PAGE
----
Nottingham Trent students visit new £5.6m Confetti building
Around 120 architectural technology undergraduates are bringing their coursework to life through a series of site visits
Posted by Julian Owen | January 12, 2018 | Bricks & mortar
nottingham-trent, confetti-institute-of-creative-technology, stepnell, allan-and-joyce-architects, architectural-technology

Nottingham Trent University’s Confetti Institute of Creative Technology headquarters, currently under-construction, is being visited by architectural technology undergraduates. The students are using the visits to help inform a studio design project for a mid-size public building.

“The aim of these site visits is to help students gain a better understanding and appreciation of what they are learning in class so that they can see how technology is applied in building design on a live construction project,” says Charlotte Chambers, quantity surveyor for the builders, Stepnell. “It gives them a taste of what happens in real time on site, which is crucial to their understanding of architectural practice and the construction industry. It’s also a great way of bringing students’ studies to life and highlighting some of the exciting career opportunities open to architectural technology graduates.”

Stepnell’s Confetti project delivery team will host 10 site visits during the construction of the new building, due for completion in June 2018. The Confetti Institute, which became part of Nottingham Trent University in 2015, provides industry-led vocational creative technology courses for further and higher education students in music technology, gaming, film and TV, radio and live events production.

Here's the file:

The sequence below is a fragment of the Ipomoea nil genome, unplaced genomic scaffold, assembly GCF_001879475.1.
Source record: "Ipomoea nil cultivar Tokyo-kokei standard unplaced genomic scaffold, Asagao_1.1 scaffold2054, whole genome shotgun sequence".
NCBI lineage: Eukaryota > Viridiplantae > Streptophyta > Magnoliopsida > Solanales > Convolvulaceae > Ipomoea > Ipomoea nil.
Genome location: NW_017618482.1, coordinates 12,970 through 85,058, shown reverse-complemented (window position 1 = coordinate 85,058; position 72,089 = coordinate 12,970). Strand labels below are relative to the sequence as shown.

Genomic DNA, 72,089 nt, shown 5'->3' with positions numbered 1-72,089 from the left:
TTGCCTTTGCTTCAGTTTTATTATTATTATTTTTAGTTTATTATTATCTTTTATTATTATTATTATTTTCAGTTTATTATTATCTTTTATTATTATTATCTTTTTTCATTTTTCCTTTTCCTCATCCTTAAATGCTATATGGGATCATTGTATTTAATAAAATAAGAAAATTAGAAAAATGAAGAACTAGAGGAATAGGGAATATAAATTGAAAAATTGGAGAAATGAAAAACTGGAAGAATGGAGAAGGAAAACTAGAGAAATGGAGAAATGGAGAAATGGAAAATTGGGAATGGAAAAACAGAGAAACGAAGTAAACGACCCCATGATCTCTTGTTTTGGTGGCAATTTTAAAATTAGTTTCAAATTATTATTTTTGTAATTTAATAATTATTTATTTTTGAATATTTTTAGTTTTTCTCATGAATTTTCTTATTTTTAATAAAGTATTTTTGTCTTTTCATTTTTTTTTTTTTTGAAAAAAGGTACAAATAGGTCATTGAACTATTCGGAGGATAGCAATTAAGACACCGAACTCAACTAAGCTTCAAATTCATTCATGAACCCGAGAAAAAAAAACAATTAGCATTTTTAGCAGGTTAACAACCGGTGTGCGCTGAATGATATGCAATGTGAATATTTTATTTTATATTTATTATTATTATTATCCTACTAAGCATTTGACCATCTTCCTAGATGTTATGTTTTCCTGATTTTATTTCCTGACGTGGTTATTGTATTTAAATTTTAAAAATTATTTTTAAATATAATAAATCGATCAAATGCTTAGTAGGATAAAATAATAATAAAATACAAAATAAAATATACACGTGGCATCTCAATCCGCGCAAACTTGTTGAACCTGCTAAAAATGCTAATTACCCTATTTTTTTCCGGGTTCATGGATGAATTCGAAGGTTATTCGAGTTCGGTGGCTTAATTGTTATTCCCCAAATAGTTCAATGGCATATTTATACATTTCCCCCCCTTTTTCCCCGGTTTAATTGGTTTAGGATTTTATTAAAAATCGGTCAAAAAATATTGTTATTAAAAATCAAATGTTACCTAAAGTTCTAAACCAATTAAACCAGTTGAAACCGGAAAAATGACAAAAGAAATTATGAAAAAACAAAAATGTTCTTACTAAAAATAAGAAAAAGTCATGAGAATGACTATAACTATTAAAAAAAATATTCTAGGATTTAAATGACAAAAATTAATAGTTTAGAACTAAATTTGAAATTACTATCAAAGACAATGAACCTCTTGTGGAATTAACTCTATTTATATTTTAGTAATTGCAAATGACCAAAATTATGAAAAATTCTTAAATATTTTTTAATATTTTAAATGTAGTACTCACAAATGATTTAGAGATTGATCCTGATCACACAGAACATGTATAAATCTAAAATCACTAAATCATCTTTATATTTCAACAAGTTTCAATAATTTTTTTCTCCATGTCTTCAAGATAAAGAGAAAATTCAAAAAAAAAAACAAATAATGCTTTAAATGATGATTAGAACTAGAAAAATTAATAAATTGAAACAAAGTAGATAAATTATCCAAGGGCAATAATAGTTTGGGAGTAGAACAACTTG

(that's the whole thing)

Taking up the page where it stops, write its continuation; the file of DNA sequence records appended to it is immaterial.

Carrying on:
“The Architectural Technology course prides itself on its links to real world scenarios within industry.'

Designed by Allan Joyce Architects and built by Stepnell, the £5.6 million, six-storey flagship facility will provide lecture rooms, a café, library, courtyard and a rooftop terrace. The sustainability-focused new headquarters will also feature a green ‘living roof’ which will provide a wildlife habitat, added building insulation and rainwater absorption, reducing storm water run-off.

NTU senior lecturer Richard Dundas says: “The Architectural Technology course prides itself on its links to real world scenarios within industry, specifically office environments and site visits. The opportunity for all year groups to shadow such a significant construction scheme, such as the new work to the Confetti site, has been invaluable in grounding the theory of academia into a real-world setting. We are forever grateful to the on-site team for accommodating the team and our students and providing us with this unparalleled insight into an exciting development.”